Character Development: In addition to the author herself, primary characters in this memoir are her mind, body, and soul in need of care and repair. Hrehirchuk powerfully emphasizes the connection between the physical and psychological. References to outside characters, including a steadfast friend, a yoga guide, and fellow yogis serve as touchstones.
by Dima Ghawi
Plot: This memoir is soundly constructed and, at times, reads like a novel. Readers will find the storyline engaging.
Prose: The prose here is clear, well crafted, and simple. It is also appropriate to the story the author is telling.
Originality: The author's story is fresh and fascinating. The narrative voice draws in readers and makes the text accessible.
Character Development: The character development here is very strong. Readers will truly come to know and understand the author, and to identify with her struggles.
by Brian Rutenberg
Plot: The author's story is engaging and keeps the pages turning, while the inclusion of information and advice about painting and art in general also draws in readers.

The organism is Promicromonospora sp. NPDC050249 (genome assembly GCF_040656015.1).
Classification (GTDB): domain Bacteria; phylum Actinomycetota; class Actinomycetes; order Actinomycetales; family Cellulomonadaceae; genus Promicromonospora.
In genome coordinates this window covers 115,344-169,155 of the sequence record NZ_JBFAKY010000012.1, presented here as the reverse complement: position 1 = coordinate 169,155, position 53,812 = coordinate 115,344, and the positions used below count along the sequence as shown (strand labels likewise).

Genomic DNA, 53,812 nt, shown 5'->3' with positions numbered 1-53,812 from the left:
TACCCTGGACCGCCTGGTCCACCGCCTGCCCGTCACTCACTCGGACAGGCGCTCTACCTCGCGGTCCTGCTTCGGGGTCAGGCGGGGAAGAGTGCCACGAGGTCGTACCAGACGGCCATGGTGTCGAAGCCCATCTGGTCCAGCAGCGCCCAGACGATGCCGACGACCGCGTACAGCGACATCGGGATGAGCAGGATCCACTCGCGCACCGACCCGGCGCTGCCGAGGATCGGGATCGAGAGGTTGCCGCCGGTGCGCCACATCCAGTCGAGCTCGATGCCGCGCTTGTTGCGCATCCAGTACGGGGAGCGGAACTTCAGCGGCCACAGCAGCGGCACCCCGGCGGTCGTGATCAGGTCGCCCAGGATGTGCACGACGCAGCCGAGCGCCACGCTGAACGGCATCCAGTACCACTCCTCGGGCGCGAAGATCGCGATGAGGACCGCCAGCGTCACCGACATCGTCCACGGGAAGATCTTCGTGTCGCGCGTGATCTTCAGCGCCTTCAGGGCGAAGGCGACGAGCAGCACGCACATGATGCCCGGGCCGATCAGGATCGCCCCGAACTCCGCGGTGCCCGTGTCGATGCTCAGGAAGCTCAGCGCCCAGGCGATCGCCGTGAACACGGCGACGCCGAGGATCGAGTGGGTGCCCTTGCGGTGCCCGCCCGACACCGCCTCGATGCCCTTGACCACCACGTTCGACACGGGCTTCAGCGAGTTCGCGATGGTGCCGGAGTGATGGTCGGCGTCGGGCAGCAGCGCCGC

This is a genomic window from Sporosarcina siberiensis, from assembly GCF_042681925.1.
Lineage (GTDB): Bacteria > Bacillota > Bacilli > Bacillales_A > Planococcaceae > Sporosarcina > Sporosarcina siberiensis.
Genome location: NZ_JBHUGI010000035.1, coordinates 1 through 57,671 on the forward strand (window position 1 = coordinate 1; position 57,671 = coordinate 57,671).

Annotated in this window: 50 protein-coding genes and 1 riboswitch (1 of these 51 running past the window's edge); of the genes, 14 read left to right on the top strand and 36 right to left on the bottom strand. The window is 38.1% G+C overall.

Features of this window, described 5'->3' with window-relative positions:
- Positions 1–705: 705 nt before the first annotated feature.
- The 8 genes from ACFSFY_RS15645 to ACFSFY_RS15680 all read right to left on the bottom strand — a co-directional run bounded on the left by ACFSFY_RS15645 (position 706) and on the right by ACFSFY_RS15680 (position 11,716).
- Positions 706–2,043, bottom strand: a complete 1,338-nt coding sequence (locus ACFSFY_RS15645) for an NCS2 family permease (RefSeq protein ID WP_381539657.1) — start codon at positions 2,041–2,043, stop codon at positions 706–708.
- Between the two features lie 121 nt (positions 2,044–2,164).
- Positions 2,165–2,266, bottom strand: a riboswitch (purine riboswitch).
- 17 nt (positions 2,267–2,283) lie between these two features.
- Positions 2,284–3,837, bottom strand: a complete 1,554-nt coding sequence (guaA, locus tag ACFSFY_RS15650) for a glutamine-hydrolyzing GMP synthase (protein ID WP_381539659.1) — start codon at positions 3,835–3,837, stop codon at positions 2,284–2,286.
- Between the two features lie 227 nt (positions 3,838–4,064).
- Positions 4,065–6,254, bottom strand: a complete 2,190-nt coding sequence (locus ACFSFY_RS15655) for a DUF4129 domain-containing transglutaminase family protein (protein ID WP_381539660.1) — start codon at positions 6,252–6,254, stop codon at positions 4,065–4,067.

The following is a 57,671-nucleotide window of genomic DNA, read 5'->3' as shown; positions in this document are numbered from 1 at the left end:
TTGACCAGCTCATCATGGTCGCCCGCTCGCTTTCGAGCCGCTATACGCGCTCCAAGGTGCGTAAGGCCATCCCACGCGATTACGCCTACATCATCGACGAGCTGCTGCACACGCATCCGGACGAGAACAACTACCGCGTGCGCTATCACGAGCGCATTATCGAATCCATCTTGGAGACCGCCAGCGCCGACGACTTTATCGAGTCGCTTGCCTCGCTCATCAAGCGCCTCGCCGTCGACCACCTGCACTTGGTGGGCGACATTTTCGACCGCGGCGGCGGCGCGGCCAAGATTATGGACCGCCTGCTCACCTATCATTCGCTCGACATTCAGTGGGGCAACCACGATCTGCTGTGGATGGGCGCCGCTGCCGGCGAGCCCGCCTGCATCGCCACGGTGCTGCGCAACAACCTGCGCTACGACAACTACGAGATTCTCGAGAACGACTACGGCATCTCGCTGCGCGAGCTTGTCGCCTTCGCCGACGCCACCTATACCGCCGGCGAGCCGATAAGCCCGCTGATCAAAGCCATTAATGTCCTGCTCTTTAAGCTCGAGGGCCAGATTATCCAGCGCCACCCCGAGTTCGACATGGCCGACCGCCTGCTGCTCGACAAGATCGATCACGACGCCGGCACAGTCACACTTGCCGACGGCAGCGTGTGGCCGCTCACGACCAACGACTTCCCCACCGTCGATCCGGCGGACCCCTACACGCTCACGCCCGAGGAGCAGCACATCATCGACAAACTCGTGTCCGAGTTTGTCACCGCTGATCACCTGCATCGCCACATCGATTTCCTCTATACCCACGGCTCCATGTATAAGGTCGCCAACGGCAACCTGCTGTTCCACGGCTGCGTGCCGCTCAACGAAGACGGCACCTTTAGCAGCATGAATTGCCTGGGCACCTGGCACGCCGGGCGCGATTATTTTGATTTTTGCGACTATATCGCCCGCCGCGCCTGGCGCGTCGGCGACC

Prose: This is a cut above much memoir writing; impressive turns of phrase and a confident, forthright, and often humorous voice keep readers engaged.
Originality: Memoirs can often have an underlying theme of guidance, but the shared insights about creating art and working as an artist add to the unique quality of this work.
Character Development: Rutenberg is thoroughly developed, but many of the supporting characters are static and in need of further development.
by Jorge P. Newbery
Plot: Newbery’s memoir stems from a clear thesis about resilience, proceeding rapidly in chronological order, from his entrepreneurial childhood to his adolescent punk and athletic days to his adult life as an investor. The result is a charming, optimistic story of falling down and getting back up again.
Prose: The author’s voice is youthful, fresh, and relatable. The memoir gracefully balances more heavy-hitting reflections and vivid descriptions with light, witty anecdotes.
Originality: Newbery’s story is both personal and inspirational. Integrated photographs lend authenticity and relatability to the author’s search for purpose and direction.